Any lawyer reading this probably will take issue with my simplistic notion, but it seems to me a fundamental role of a Supreme Court is to provide finality to legal disputes.
Of course, the court may, on occasion, revisit an issue and provide further clarity. But for the most part, its decision settles the matter for a reasonable period of time. People may question the court’s wisdom, but at least a decision allows things to move forward.
It is for that reason I disagree with some municipal stances regarding the courts and Act 13.
Act 13 established uniform state regulation to manage natural gas development and limited the role of local zoning ordinances. However, in March 2012, Peters Township, Cecil Township and several other communities filed suit in Commonwealth Court, challenging the act’s limits on them. The lower court found in favor of the municipalities, prompting the state to appeal to the Supreme Court.
Here is where it gets interesting.
Arguments were made last October before six rather than the usual seven Supreme Court justices owing to the suspension of Justice Joan Orie Melvin. As yet, no decision has been rendered. Now that a seventh member has been appointed to replace Orie Melvin – giving the high court its full complement of justices – the state has petitioned to have the case reheard before the full court.
Some municipal offices involved in the original suit, object to the rehearing as an attempt for a “do over.” Why? Because they believe the court was deadlocked at 3-3 after the first hearing and a tie vote means the lower court ruling favoring the townships would be upheld. But that is only speculation.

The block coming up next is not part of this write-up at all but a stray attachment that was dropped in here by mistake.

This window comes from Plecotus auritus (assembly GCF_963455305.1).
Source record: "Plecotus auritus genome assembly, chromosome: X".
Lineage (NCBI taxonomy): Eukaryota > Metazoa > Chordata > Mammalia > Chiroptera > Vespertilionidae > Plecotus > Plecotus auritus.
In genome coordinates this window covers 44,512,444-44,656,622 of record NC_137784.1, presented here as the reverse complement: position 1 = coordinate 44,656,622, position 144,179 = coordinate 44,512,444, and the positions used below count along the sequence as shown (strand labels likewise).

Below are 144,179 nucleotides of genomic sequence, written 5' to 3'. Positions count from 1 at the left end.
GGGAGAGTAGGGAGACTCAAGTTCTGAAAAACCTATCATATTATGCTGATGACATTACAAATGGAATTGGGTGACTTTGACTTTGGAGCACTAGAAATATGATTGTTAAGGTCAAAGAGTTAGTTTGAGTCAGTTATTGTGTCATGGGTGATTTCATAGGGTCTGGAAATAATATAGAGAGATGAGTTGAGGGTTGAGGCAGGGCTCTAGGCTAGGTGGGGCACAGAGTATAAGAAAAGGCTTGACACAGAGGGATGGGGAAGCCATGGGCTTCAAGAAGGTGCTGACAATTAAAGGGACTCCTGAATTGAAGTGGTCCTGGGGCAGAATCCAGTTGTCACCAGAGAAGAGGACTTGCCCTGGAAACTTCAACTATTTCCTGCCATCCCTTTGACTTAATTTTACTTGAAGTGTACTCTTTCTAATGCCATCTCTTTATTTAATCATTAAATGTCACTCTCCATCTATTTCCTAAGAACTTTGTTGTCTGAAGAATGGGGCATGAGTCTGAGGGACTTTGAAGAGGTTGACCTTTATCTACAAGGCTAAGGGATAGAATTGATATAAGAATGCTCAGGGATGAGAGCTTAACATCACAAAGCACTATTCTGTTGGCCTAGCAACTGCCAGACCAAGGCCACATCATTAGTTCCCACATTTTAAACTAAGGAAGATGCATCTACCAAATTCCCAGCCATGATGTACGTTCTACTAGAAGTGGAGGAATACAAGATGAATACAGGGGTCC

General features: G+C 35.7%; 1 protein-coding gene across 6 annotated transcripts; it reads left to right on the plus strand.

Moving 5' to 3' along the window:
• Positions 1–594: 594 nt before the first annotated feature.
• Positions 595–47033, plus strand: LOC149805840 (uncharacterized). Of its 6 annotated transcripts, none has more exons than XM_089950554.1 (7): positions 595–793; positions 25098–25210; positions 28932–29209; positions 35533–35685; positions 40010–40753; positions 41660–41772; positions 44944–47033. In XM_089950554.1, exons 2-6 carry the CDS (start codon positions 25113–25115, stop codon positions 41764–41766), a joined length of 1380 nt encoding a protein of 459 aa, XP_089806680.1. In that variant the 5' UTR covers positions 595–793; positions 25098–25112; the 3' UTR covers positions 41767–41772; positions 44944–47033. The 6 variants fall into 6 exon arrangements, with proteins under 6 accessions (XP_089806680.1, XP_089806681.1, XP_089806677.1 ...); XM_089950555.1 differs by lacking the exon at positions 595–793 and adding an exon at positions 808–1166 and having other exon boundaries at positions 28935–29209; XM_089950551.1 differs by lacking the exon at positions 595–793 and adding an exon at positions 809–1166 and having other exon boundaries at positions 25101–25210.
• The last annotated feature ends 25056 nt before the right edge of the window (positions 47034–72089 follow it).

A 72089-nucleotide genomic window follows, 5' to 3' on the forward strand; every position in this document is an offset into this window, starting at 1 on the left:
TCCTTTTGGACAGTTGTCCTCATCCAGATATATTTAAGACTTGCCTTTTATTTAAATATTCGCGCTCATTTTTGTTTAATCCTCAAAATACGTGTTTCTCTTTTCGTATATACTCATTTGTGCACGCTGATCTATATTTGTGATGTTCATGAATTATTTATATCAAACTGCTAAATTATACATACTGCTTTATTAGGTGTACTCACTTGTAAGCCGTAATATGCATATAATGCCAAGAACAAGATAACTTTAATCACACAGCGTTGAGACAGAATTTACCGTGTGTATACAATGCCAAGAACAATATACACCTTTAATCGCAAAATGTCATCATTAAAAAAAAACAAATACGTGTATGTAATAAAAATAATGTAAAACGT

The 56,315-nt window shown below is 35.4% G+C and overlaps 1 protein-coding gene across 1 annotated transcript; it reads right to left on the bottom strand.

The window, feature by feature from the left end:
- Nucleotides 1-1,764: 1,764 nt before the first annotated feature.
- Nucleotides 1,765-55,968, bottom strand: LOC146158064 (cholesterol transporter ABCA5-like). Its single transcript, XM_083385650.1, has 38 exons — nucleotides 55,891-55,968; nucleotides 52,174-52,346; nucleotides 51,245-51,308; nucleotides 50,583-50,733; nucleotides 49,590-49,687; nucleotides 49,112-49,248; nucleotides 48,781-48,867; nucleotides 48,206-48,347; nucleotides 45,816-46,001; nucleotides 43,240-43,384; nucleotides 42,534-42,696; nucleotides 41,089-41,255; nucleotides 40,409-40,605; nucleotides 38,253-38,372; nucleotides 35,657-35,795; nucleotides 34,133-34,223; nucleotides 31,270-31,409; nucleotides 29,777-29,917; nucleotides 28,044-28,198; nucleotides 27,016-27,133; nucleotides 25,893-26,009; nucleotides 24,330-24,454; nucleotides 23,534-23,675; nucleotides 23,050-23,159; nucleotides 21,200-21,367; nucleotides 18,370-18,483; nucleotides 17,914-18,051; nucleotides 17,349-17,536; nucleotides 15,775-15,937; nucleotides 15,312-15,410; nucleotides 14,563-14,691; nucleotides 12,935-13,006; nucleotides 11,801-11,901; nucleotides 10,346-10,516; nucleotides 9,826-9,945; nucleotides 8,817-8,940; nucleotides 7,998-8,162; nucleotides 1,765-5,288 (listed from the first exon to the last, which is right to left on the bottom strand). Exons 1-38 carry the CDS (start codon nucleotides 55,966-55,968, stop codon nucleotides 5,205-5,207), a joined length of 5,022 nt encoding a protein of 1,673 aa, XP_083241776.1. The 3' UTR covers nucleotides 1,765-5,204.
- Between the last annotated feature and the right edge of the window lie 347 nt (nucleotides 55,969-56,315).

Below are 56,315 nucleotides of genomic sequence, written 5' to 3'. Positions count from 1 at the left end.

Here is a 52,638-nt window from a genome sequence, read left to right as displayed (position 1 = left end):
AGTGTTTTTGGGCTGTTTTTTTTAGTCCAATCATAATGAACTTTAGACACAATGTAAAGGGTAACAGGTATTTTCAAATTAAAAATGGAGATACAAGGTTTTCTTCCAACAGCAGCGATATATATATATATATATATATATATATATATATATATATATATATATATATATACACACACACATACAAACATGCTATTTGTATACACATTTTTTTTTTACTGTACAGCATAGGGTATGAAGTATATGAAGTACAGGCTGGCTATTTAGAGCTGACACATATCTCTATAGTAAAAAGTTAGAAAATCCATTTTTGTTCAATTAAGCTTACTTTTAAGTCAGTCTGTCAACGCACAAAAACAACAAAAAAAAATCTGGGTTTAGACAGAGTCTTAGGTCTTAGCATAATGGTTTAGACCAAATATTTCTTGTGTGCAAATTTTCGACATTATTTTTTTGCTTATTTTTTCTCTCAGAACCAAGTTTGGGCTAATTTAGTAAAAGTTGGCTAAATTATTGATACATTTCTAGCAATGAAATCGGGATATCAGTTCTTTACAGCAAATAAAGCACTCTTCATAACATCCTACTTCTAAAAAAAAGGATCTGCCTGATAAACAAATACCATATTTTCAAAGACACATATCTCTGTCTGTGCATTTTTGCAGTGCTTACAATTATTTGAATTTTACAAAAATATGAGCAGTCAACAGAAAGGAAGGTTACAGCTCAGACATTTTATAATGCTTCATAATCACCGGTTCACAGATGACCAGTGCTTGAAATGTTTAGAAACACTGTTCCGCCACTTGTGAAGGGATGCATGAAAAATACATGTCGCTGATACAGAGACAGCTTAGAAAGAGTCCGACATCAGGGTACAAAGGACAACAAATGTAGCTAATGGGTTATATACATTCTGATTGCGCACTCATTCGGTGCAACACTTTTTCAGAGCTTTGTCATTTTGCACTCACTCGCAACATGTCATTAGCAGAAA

Even if the officials’ count is correct, a tie vote would be a terrible outcome. These issues deserve the finality a split decision would not achieve. Had the Supreme Court declined to hear the case, the Commonwealth Court decision would be the final word. But that is not what they did; the Supreme Court took the case. We deserve a decisive vote that prevents the shadow of regulatory uncertainty from creeping over the natural gas industry and impeding its development.
There is a sense among a small minority of municipal officials that the industry has not been a good neighbor. I respectfully disagree. We have been involved though the chamber of commerce with numerous efforts by the industry to reach out to community leaders, businesses and Washington County residents to address issues of concern. Equally as important, the industry’s spending, tax generation, job creation and charitable activities have benefited Washington County and its municipalities – even the ones involved in the original lawsuit, interestingly enough.
Townships understandably want control over development within their jurisdictions. But natural gas development is not the same as permitting a building or residential development. With natural gas, we are developing a resource from geologic formations whose limits are not defined by township boundaries. The wells, compressors and other infrastructure needed to efficiently develop this resource are a system whose scope is regional, not local. Only a regulatory system that provides continuity across Pennsylvania’s numerous political subdivisions ensures that development will occur in both an orderly and an efficient way.
Balkanizing regulation township by township invites confusion and uncertainty that, in the long run, risks the opportunity that this once-in-a-lifetime development creates for Washington County.
Jeff Kotula is president of the Washington County Chamber of Commerce.